rusty? a flea market dealer told me that for rust on an old lunch box i bought i should try one of the name brand "soft skin" type bug repellants. he said the stuff works miracles for cleaning up most anything especially light rust.

corny hands?
the september issue of country home:country gardens suggests using a few teaspoons of cornmeal sprinkled on freshly washed hands . massage the powder into the skin to remove embedded dirt and rinse well with warm water.
spider web
web sites of members & other sites of interest

pumpkin masters!

library of congress is showing quilts from the American Folk Life Center

Drakes Wool

fredericksburg rugs

the sereph

american quilts!

quilt study group, they don't appraise but will help determine a pattern name & other useful info:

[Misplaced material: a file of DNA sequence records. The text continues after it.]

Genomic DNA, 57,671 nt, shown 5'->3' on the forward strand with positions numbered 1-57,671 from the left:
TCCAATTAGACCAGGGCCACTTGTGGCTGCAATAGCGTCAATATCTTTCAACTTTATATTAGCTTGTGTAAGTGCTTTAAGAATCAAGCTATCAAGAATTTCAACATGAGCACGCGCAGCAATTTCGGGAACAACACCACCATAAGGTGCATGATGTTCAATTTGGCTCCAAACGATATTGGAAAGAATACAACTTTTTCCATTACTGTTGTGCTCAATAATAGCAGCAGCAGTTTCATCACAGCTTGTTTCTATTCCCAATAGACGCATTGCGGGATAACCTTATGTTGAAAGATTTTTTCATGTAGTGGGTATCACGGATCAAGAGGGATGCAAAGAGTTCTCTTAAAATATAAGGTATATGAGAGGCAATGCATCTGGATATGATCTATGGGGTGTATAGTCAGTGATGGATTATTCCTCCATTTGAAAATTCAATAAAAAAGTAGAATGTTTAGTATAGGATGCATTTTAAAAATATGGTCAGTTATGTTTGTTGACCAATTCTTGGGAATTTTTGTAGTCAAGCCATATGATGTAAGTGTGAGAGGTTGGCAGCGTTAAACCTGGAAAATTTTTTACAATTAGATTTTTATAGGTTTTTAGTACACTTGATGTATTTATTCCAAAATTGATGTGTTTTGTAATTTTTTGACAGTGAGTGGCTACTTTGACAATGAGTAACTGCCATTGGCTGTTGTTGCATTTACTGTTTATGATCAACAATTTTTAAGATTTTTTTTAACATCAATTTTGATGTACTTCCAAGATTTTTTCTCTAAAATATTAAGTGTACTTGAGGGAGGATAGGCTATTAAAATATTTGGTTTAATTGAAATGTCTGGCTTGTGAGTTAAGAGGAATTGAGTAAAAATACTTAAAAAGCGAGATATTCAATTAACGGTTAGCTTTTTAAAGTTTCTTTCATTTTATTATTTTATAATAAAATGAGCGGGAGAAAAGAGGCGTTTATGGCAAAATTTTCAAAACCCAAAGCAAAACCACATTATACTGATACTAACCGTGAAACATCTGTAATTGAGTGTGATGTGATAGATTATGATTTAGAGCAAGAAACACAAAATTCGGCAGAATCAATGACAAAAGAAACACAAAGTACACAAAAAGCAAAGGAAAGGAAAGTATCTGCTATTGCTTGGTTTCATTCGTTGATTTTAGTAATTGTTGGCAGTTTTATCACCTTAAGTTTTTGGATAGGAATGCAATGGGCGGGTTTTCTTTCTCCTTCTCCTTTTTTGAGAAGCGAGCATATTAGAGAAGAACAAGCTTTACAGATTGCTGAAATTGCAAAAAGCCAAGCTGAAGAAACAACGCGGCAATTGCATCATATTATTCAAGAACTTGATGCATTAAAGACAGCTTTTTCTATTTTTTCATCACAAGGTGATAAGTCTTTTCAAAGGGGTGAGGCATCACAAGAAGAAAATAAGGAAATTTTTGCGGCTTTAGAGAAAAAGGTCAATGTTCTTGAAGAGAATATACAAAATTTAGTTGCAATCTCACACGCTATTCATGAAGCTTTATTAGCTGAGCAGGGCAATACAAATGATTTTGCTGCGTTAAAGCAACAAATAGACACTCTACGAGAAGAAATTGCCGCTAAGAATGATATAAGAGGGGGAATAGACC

Rita Carl's site- reets' rags to stitches

christmas traditions- carries many lines of holiday goodies and can get most any debbee thiebault pieces you might want!

emily's porch

Making Hands for Cloth Dolls

steve nutt
redware pottery with a unique purchasing program

hickety pickety's new site

pat sloan's quilting site!
book reviews
books of interest

"Play With Your Pumpkins "
by Joost Elffers, Saxton Freymann, Johannes Van Damm
Hardcover - 79 pages (September 1998)
Stewart Tabori & Chang; ISBN: 1556708483

"Play With Your Food "
by Saxton Freymann, Joost Elffers
Hardcover - 112 pages (September 1997)
Stewart Tabori & Chang; ISBN: 1556706308 ;

"Pumpkin Carving Book : How to Create Glowing Lanterns and Seasonal
Displays "
by Deborah Schneebli-Morell, Deborah Schneebeli-Morrell, Debbie
Patterson (Photographer),
Tessa Evelegh (Contributor) Hardcover - 64 pages (October 1996)
Lorenz Books; ISBN: 1859673058

"Country Living Handmade Christmas : Decorating Your Tree and Home"
by Living Gardener Country (Editor)